Testing models of cognition through the analysis of brain-damaged patients

Abstract

The aim of cognitive neuropsychology is to articulate the functional architecture underlying normal cognition, on the basis of congnitive performance data involving brain-damaged subjects. Throughout the history of the subject, questions have been raised as to whether the methods of neuropsychology are adequate to its goals. The question has been reopened by Glymour [1994], who formulates a discovery problem for cognitive neuropsychology, in the sense of formal learning theory, concerning the existence of a reliable methodology. It appears that the discovery problem may be insoluble in principle! I propose a modified formulation of Glymour's discovery problem and argue that a sceptical conclusion about the possiblity of cognitive neuropsychology as an empirical science is not warranted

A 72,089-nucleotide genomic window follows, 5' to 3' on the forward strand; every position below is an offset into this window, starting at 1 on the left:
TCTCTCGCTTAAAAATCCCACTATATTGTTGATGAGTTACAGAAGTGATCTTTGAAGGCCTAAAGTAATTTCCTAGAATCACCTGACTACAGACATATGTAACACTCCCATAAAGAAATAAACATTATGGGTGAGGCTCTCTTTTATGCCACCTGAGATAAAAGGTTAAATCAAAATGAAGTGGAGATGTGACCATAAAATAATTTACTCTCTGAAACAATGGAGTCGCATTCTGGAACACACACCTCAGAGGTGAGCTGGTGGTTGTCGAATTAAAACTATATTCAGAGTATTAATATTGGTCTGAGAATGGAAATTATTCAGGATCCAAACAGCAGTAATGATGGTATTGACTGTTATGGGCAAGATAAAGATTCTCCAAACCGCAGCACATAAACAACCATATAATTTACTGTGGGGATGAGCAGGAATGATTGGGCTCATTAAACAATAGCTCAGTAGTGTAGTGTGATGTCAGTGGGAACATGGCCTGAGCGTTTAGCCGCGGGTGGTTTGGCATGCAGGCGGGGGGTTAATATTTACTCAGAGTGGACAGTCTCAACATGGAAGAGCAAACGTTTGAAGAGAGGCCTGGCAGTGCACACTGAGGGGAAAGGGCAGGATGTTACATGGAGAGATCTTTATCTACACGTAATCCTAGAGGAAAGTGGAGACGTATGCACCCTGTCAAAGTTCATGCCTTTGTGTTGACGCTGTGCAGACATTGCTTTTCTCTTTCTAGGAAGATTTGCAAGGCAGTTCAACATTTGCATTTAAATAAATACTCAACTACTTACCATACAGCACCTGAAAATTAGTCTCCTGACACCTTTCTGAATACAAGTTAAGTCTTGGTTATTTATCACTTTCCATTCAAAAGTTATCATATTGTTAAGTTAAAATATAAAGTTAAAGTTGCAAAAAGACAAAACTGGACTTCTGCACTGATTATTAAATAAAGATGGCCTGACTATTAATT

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Jeffrey Bub
University of Maryland, College Park

References found in this work

Aphasia and Kindred Disorders of Speech.Henry Head - 1927 - Journal of Philosophical Studies 2 (6):240-245.
On the Methods of Cognitive Neuropsychology.Clark Glymour - 1994 - British Journal for the Philosophy of Science 45 (3):815-35.

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Citations of this work

Interlevel Experiments and Multilevel Mechanisms in the Neuroscience of Memory.Carl F. Craver - 2002 - Philosophy of Science Supplemental Volume 69 (3):S83-S97.
Means-Ends Epistemology.O. Schulte - 1999 - British Journal for the Philosophy of Science 50 (1):1-31.
Formal Learning Theory.Oliver Schulte - 2008 - Stanford Encyclopedia of Philosophy.

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